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2 JULY 26, 2013 VETERAN VOICE THE VOICE OF EXPERIENCE Book review: Sir, I Can Explain In this second book in the series featuring Major Jennifer OShane, Col. Stephen Cork once again has the traveling around the world thwarting a sinister criminal syndicates plans in an exciting, action packed adventure. OShane is simply trying to ful General Penfants security on a trip to Saudi Arabia, but faces obstacles in the form of the head of Saudi securi ty, who openly shows his disdain for women in positions of authority or responsibility. OShane successfully completes that task, and in the pro cess earns the admiration and loyalty of the Saudi crown prince while unwittingly violating religious mores of a powerful Muslim sect in Saudi Arabia. She returns to her more mundane duties as an Army major and MP, only to be confronted again by a male chauvinist in the form of Colonel Everett, an aide to General Penfant, who assumes she is not up to his standards, and that she exaggerates her accomplishments, and treats her accordingly. The current events involving the Snowden disclosures about NSA have prompted discussion and debate on the issue of privacy versus security. Col. Cork, in the character of Major Shane, perhaps without intending to do so, highlights the issue of indi vidual initiative versus military rules and regimentation. While the army recruiting campaigns feature an Army By Stephen D. Cork Copyright July 1, 2013, published by Koehler Books of Virginia Beach and New York CityBy Ted Wilson, publisher VETERAN VOICE See REVIEW page 6 4794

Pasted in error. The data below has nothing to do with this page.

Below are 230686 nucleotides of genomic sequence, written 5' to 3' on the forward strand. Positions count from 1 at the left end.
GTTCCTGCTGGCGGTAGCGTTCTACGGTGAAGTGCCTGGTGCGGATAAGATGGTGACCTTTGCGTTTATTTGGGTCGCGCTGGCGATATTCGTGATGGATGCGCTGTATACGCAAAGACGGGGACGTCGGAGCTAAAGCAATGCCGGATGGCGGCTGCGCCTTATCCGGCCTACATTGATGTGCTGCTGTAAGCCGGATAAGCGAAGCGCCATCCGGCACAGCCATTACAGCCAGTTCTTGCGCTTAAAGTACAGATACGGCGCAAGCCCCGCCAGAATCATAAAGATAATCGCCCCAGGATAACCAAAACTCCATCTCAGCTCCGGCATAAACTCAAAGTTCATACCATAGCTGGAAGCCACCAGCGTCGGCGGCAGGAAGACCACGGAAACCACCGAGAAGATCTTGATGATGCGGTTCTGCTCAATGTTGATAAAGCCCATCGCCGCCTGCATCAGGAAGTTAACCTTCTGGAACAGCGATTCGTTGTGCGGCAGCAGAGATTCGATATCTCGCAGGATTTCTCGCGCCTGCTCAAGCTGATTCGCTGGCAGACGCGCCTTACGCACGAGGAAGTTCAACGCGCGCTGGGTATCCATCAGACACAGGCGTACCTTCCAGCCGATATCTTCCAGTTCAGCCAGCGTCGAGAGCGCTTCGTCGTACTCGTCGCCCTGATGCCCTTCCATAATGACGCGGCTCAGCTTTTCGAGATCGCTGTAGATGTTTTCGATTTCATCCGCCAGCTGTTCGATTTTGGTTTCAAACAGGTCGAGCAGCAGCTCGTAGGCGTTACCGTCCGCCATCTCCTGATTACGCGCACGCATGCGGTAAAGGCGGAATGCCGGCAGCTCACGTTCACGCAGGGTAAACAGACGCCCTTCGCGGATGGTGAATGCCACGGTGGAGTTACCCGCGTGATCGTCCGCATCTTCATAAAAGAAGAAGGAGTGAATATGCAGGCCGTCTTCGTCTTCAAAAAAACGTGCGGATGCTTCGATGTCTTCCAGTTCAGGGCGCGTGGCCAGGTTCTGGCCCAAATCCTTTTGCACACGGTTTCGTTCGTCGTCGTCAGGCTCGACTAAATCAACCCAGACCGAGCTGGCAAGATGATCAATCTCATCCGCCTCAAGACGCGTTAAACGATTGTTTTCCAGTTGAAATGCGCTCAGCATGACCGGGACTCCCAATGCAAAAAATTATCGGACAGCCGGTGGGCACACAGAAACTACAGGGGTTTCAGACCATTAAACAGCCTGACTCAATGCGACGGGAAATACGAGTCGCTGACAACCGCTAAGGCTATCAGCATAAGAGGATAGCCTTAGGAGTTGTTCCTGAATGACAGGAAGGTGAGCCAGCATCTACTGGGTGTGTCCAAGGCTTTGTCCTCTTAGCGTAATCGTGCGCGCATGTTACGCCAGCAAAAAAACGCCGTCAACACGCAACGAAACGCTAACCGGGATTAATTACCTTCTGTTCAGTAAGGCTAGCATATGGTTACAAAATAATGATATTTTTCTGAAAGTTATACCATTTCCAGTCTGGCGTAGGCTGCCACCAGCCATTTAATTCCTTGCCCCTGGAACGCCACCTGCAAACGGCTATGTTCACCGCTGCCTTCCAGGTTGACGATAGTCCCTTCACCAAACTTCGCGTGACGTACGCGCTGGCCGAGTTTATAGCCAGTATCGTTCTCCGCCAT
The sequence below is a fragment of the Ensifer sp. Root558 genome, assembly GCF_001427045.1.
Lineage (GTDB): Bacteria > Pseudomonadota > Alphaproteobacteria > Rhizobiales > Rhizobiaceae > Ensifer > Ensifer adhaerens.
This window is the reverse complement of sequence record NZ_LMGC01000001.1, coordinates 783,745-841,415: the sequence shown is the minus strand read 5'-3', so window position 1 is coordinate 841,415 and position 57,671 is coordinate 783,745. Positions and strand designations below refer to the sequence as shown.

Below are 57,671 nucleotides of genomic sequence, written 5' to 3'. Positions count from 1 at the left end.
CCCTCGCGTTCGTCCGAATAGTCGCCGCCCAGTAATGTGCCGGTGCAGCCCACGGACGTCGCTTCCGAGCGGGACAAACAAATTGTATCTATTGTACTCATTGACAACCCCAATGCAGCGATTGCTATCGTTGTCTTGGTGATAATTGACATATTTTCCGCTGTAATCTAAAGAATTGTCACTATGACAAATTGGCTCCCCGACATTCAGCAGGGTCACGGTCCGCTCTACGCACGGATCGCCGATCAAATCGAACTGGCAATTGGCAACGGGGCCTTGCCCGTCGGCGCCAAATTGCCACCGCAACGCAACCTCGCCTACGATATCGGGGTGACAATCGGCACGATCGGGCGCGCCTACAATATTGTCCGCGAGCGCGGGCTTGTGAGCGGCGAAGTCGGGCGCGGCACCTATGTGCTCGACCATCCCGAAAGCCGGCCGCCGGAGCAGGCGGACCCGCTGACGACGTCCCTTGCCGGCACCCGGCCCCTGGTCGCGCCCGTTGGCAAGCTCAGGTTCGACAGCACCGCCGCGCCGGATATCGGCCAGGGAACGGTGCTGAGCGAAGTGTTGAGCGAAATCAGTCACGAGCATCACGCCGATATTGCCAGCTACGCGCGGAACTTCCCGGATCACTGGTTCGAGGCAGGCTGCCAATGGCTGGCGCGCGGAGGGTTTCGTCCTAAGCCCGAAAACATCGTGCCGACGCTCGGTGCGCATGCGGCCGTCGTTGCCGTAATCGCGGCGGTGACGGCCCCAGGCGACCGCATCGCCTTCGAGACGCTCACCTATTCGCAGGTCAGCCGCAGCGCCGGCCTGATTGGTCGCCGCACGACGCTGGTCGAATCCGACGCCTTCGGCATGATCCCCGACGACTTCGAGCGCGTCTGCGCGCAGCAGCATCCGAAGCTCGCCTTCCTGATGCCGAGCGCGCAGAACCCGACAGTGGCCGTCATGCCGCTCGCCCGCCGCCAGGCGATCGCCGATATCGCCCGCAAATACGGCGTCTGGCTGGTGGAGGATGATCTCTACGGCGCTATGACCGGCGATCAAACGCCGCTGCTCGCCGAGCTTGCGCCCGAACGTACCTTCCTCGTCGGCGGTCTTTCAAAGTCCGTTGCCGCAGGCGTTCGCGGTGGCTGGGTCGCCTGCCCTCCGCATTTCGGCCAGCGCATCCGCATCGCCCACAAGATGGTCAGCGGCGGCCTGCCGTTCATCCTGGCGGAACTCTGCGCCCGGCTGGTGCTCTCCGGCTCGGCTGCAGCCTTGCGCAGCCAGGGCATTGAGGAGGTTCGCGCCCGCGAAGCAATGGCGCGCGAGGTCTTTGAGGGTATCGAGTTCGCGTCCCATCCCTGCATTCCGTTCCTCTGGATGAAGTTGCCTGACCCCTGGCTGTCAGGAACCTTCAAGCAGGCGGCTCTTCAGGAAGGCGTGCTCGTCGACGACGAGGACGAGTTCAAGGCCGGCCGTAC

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VETERAN VOICE THE VOICE OF EXPERIENCE JULY 26, 2013 3 4835 YOU MAY BE ELIGIBLE TO RECEIVE UP TO $99.90 REIMBURSED INTO YOUR SOCIAL SECURITY OR SSD CHECK EACH MONTH ($1198.80 PER YEAR) PLUS RECEIVE MANY EXTRA USEFUL BENEFITS!!!GET THE FACTS!!! ATTENTION VETERANS WITH MEDICARE (PARTS A AND B) DO YOU GO TO THE VA FOR ALL OF YOUR HEALTH CARE?